Until then,

Cheers!

Grilled Cheese Dissidents: A Quick Post, On The Eve of Our Wine-iversary

The only thing worse than falling off a scooter is falling off a scooter while it’s parked in your driveway.

‘Nough said?

Cool.

Megan did everything this week as my body was in rough shape, we are (going crazy) closing on our house, and I am on painkillers.

On the Menu: Roasted Tomato Soup, Grilled Cheese Samwiches with Sharp White Cheddar and Herbed Focaccia or Herbed Ciabatta, Homemade Oreo Cookies

The ultimate comfort food dinner.  We enjoyed the fare, with its epicurean touches, and everyone ignored the wincing man-child at the table.   The Homemade Oreos were pretty rad.  They tasted just like Oreo cookies, but really soft and chewy.  Kind of how the founders intended Oreo cookies, I would imagine, if the founding fathers of America had spent time discussing the proper execution of baked goods.

Which they did.

(Sorry … painkillers.)

Wine: Viña Ardanza, Reserva Especial, Rioja, 2001, Spain, $470 MXN
Rating: Zero Bottles

Zero bottles, you ask?  That’s right.  A big bottle of moose urine.  Are we being too harsh with this wine?  No.

And I’ll tell you why …

For a wine to get a One Bottle rating, it must be a wine that you would buy “in a pinch.”  I would grab Gato Negro before I bought this wine again.  I would not buy this wine in a pinch, and certainly not for $470 pesos.

And why not?

As mentioned already, too expensive for the quality.  Very tart, with not a lot of improvement after aerating (and letting it sit for a while to think about what it did).  Plummy, with just a hint of vinegar.  Also, a strong taste of vinegar, with just a hint of plum.

We actually think this wine might have just been too old.  Which is possible.  It could have been just sitting too long.  Maybe it got lost at sea and someone found it, years later, and thought, “Let’s sell this for money!”  I’m sure it seemed like a good idea.

Less of a good idea?  Buying and drinking it.

Anyway … you live, you learn.

You lose … you learn.

Next week marks our one year wine-iversary.  We are excited.  We are being treated by Rene and Cara who will be making all of the cooking and doing with all of the baking for food.  (Painkillers.  Sorry.)  Megan and I will be permitted to drink to our hearts content.  Which, according to heart doctors, is a glass-and-a-half a day.  Which means that we’ll have to not drink any glasses all week so that we can have ten-and-a-half glasses each on Sunday!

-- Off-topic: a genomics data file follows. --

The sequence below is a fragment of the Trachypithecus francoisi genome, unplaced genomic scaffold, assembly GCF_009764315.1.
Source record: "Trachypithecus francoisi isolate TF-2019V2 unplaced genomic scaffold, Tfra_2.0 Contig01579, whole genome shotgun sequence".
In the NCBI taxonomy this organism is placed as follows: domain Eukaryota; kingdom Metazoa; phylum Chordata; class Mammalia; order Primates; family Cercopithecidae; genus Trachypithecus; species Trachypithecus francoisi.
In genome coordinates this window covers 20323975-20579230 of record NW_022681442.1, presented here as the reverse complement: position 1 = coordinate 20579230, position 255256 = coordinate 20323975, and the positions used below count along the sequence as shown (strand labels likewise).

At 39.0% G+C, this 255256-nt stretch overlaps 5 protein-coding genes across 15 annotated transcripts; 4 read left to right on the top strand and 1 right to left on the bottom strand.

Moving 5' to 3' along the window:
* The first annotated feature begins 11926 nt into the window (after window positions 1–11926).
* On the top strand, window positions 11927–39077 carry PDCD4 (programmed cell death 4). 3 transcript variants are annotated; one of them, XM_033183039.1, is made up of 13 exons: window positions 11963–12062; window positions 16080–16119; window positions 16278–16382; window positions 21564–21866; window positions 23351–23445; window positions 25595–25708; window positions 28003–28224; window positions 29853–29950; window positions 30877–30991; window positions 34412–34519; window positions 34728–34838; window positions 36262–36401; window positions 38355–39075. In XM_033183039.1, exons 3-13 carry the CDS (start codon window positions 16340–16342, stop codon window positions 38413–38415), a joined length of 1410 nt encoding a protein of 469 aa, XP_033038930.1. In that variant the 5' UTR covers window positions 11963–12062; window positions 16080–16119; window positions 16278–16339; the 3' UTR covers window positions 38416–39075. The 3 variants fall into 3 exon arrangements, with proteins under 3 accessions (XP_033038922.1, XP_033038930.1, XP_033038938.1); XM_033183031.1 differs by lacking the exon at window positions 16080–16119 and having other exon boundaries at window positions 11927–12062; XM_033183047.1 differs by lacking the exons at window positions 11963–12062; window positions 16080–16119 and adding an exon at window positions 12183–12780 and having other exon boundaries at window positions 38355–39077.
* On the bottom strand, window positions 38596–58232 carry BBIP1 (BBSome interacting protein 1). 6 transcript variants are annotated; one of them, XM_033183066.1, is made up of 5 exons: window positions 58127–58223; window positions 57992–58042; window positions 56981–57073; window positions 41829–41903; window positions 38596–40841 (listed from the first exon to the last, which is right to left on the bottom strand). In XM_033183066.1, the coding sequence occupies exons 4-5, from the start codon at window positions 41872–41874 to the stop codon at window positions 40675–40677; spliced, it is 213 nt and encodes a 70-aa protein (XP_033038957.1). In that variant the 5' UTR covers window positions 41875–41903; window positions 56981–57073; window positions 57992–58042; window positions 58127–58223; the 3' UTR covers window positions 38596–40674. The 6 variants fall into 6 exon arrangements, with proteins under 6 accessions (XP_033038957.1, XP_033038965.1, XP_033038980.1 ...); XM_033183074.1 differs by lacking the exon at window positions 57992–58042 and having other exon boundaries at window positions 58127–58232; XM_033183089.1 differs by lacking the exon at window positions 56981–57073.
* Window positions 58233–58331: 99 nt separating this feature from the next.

Till then,

Cheers!

Oh the Zen! The Zen of it All!

There is a Zen-like composure that comes over you when you are cooking the only meal of the week in which you are allowed to indulge your less healthy desires.  You pay more attention to the little details.  You prepare in advance more, not wanting something to be spoiled because of bad timing.  The process of cooking takes on a life of its own, sucking you in and down into its delicious, swirling vortex, the anticipation of the meal to come, ripping out all impatience, and replacing it with a sense of oneness with your kitchen.

I have just completed my second week of body modification.  There will be no cutting, piercing, or inking going on.  None of my modifications will be permanent; all will require maintenance for the rest of my life.  Yet I find myself embracing these changes in lifestyle for the ecstasy they bring, once a week, on Sunday nights.

Anything, when only permitted once a week, takes on a new level of importance.  It becomes a quest.  The week spent in the gym – the labyrinths and catacombs and dungeons and caves.  The weights and treadmills and reps and sets – my dragons and Cyclopes and minotaurs – all to be defeated for my maiden fair Meal.  “I see thee, fair maiden, and I shall deserve thee.”

The challenge, now, is not undoing all of the work I have put in at the gym all week by loading up on carbs and fat.  (Challenge failed.)

On the Menu: Citrus Twist Coleslaw, Three Lettuce Salad, Tri-Colour Baked Beans, Seasoned Potato Wedges, Butter-Flashed Asparagus with Rosemary, Oven-Baked Steak Medallions, Lemon Poppy Seed Cake

On the surface, I know, it looks like a healthy enough dinner.  The reality is, that anything that gets cooked in that much butter cannot be healthy.  Well, not lean, anyway.

I have found that if you marinade beef in butter for thirty minutes prior to cooking, it tastes like awesome.  (The marinade also included salt, pepper, garlic, and rosemary.)